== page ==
A vehicle charging system includes a carousel, including a plurality of transmit coils, configured to move in a longitudinal direction and rotate about an axis. The vehicle charging system further includes at least one controller programmed to, in response to receiving positioning data from a vehicle for aligning a selected transmit coil with a vehicle receive coil, move and rotate the carousel according to the positioning data. The positioning data may be relative to a present position of the selected transmit coil. The vehicle charging system may further include a lifting mechanism for changing a height of the transmit coils, and the positioning data may include a height adjustment, and the at least one controller may be further programmed to operate the lifting mechanism according to the height adjustment. The positioning data may be based on an amount of energy transferred from the selected transmit coil to the vehicle receive coil. The positioning data maximizes the amount of energy transferred from the selected transmit coil to the vehicle receive coil. The at least one controller may be further programmed to minimize movement in the longitudinal direction. The at least one controller may be further programmed to minimize rotation about the axis. The at least one controller may be further programmed to position the selected transmit coil by minimum movement in the longitudinal direction and minimum rotation about the axis.

BRIEF DESCRIPTION OF THE DRAWINGS

FIG. 1 is a diagram of a hybrid vehicle illustrating typical drivetrain and energy storage components.

FIG. 2 is a diagram of a vehicle charging system.

FIG. 3 is a diagram of a pressure-sensitive pad for locating a tire position.

FIG. 4A is a graph showing pressure sensor signal magnitudes across the pressure-sensitive pad for sensors having two output states.

FIG. 4B is a graph showing pressure sensor signal magnitudes across the pressure-sensitive pad for sensors having analog outputs.

DETAILED DESCRIPTION

Embodiments of the present disclosure are described herein. It is to be understood, however, that the disclosed embodiments are merely examples and other embodiments can take various and alternative forms. The figures are not necessarily to scale; some features could be exaggerated or minimized to show details of particular components. Therefore, specific structural and functional details disclosed herein are not to be interpreted as limiting, but merely as a representative basis for teaching one skilled in the art to variously employ the present invention. As those of ordinary skill in the art will understand, various features illustrated and described with reference to any one of the figures can be combined with features illustrated in one or more other figures to produce embodiments that are not explicitly illustrated or described. The combinations of features illustrated provide representative embodiments for typical applications. Various combinations and modifications of the features consistent with the teachings of this disclosure, however, could be desired for particular applications or implementations.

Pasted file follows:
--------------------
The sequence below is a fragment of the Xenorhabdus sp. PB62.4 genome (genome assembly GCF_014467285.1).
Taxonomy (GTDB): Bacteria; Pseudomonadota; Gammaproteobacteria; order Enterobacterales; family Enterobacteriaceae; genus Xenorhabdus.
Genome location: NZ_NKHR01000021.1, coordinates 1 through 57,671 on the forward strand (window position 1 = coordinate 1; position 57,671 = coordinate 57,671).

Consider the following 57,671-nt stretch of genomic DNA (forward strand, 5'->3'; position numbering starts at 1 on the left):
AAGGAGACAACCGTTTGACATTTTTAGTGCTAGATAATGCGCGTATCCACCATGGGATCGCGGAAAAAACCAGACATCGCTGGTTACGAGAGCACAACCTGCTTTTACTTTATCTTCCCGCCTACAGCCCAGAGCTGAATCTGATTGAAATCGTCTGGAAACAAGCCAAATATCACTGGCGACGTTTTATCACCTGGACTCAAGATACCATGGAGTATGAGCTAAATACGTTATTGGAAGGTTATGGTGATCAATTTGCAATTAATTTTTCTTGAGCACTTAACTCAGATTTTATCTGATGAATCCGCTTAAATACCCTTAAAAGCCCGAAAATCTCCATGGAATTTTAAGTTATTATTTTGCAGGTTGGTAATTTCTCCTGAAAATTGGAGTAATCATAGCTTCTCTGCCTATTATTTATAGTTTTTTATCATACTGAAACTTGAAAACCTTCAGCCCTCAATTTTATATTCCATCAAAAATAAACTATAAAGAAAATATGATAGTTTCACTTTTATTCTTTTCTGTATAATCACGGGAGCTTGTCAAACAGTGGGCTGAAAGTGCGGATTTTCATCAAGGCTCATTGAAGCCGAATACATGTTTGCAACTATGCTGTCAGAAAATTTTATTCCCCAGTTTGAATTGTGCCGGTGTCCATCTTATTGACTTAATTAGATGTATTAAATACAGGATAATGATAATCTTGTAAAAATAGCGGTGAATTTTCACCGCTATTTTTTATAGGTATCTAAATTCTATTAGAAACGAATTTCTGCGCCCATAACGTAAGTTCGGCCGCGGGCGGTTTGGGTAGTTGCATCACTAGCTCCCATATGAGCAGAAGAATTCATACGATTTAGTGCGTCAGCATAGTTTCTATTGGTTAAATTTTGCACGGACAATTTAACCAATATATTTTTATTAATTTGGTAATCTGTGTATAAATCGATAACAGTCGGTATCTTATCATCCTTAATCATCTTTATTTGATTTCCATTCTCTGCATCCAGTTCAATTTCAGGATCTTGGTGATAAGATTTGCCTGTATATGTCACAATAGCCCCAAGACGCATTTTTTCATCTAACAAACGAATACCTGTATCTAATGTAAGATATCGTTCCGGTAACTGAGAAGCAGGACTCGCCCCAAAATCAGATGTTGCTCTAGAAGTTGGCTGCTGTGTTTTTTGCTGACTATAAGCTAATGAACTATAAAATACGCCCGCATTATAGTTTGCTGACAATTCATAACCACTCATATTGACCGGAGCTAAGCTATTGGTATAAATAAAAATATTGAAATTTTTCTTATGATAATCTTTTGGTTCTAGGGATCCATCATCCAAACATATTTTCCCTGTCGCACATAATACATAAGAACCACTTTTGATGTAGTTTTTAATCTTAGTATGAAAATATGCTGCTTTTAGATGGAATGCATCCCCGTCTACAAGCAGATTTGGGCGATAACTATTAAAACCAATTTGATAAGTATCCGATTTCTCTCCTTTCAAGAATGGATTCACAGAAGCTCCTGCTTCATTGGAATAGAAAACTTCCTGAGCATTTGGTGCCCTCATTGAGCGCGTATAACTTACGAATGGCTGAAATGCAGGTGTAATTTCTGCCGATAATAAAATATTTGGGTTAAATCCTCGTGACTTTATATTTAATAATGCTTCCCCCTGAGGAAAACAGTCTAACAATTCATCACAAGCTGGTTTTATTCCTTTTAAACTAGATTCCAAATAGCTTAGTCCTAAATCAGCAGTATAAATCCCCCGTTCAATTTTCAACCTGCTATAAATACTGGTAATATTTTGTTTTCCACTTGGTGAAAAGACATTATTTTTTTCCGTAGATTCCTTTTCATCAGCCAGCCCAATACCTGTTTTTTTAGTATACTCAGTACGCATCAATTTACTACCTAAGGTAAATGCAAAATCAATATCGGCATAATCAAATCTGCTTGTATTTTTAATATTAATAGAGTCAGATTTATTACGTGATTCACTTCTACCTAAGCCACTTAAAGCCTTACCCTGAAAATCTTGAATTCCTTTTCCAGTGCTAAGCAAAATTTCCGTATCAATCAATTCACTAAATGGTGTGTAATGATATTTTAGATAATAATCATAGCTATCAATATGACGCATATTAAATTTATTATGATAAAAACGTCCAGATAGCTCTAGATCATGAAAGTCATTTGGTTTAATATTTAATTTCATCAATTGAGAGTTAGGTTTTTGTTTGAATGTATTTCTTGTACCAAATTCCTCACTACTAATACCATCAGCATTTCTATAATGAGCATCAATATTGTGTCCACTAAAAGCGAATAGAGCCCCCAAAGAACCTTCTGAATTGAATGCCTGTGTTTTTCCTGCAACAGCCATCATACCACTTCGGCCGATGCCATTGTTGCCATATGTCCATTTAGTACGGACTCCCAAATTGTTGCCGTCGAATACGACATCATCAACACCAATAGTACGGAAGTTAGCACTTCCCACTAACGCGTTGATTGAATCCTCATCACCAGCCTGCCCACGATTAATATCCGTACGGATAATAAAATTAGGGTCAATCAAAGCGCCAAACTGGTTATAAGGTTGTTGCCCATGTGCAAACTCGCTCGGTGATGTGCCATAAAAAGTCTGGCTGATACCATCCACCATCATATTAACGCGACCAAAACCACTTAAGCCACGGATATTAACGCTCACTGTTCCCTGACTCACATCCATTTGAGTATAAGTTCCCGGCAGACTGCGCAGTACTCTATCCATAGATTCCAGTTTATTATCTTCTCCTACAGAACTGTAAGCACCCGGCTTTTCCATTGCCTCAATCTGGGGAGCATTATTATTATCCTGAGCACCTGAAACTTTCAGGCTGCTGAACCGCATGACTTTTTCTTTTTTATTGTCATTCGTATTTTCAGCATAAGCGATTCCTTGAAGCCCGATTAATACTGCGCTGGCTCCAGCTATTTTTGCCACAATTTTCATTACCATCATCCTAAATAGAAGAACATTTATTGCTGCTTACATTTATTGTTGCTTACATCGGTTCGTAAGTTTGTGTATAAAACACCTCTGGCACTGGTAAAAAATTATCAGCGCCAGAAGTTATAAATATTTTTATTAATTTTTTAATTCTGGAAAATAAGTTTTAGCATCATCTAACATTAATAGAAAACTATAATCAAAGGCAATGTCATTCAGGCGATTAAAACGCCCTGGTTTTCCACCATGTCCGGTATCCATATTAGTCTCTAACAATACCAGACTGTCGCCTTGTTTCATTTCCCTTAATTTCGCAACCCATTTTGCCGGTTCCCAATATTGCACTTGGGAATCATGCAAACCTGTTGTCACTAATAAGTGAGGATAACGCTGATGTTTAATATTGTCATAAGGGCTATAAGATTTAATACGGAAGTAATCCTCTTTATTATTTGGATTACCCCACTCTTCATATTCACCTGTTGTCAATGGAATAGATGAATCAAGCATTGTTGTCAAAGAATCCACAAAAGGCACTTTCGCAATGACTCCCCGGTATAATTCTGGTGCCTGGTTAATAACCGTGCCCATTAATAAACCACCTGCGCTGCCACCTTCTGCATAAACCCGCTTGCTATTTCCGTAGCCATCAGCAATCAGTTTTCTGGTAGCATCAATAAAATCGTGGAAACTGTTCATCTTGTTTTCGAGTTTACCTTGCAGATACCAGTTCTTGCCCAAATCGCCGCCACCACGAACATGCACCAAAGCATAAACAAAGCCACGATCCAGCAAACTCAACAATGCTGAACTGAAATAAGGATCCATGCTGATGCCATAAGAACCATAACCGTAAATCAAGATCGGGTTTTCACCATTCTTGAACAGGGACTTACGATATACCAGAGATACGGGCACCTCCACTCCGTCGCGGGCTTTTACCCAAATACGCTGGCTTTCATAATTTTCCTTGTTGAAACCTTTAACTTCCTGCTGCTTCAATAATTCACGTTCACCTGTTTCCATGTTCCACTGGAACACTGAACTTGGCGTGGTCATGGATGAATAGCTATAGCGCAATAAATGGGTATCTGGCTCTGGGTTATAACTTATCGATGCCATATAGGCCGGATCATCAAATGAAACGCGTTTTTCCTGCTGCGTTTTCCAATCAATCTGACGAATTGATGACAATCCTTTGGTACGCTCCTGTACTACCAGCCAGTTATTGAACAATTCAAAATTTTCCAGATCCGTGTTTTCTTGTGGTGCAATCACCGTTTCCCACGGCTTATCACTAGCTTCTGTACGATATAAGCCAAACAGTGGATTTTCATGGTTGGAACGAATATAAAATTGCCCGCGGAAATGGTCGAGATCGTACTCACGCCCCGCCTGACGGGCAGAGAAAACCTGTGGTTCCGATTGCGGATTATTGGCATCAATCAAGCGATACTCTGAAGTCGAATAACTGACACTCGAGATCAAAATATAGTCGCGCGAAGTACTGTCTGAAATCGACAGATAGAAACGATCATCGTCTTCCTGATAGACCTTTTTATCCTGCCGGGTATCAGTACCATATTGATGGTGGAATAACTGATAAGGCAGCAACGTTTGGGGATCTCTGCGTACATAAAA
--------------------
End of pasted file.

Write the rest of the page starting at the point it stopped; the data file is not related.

FIG. 1 depicts a typical plug-in hybrid-electric vehicle (PHEV). A typical plug-in hybrid-electric vehicle 12 may comprise one or more electric machines 14 mechanically connected to a hybrid transmission 16. The electric machines 14 may be capable of operating as a motor or a generator. In addition, the hybrid transmission 16 is mechanically connected to an engine 18. The hybrid transmission 16 is also mechanically connected to a drive shaft 20 that is mechanically connected to the wheels 22. The electric machines 14 can provide propulsion and deceleration capability when the engine 18 is turned on or off. The electric machines 14 also act as generators and can provide fuel economy benefits by recovering energy that would normally be lost as heat in the friction braking system. The electric machines 14 may also reduce vehicle emissions by allowing the engine 18 to operate at more efficient speeds and allowing the hybrid-electric vehicle 12 to be operated in electric mode with the engine 18 off under certain conditions.

A traction battery or battery pack 24 stores energy that can be used by the electric machines 14. A vehicle battery pack 24 typically provides a high voltage DC output. The traction battery 24 is electrically connected to one or more power electronics modules 26. One or more contactors 42 may isolate the traction battery 24 from other components when opened and connect the traction battery 24 to other components when closed. The power electronics module 26 is also electrically connected to the electric machines 14 and provides the ability to bi-directionally transfer energy between the traction battery 24 and the electric machines 14. For example, a typical traction battery 24 may provide a DC voltage while the electric machines 14 may operate using a three-phase AC current. The power electronics module 26 may convert the DC voltage to a three-phase AC current for use by the electric machines 14. In a regenerative mode, the power electronics module 26 may convert the three-phase AC current from the electric machines 14 acting as generators to the DC voltage compatible with the traction battery 24. The description herein is equally applicable to a pure electric vehicle. For a pure electric vehicle, the hybrid transmission 16 may be a gear box connected to an electric machine 14 and the engine 18 may not be present.

In addition to providing energy for propulsion, the traction battery 24 may provide energy for other vehicle electrical systems. A typical system may include a DC/DC converter module 28 that converts the high voltage DC output of the traction battery 24 to a low voltage DC supply that is compatible with other vehicle loads. Other high-voltage loads 46, such as compressors and electric heaters, may be connected directly to the high-voltage without the use of a DC/DC converter module 28. The low-voltage systems may be electrically connected to an auxiliary battery 30 (e.g., 12V battery).